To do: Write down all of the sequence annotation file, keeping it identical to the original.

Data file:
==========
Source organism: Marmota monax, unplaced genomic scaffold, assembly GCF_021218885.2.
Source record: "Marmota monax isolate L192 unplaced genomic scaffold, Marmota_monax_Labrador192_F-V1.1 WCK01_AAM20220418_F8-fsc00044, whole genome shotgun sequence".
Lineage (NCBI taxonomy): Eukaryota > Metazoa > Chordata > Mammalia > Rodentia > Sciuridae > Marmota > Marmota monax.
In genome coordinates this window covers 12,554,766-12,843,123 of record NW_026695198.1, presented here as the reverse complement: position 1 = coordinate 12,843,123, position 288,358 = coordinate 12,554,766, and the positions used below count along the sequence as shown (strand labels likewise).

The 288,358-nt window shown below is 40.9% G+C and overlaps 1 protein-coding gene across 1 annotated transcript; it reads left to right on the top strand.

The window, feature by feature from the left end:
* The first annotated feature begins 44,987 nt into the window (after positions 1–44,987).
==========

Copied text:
Source organism: Marmota monax, unplaced genomic scaffold, assembly GCF_021218885.2.
Source record: "Marmota monax isolate L192 unplaced genomic scaffold, Marmota_monax_Labrador192_F-V1.1 WCK01_AAM20220418_F8-fsc00044, whole genome shotgun sequence".
Lineage (NCBI taxonomy): Eukaryota > Metazoa > Chordata > Mammalia > Rodentia > Sciuridae > Marmota > Marmota monax.
In genome coordinates this window covers 12,554,766-12,843,123 of record NW_026695198.1, presented here as the reverse complement: position 1 = coordinate 12,843,123, position 288,358 = coordinate 12,554,766, and the positions used below count along the sequence as shown (strand labels likewise).

The 288,358-nt window shown below is 40.9% G+C and overlaps 1 protein-coding gene across 1 annotated transcript; it reads left to right on the top strand.

The window, feature by feature from the left end:
* The first annotated feature begins 44,987 nt into the window (after positions 1–44,987).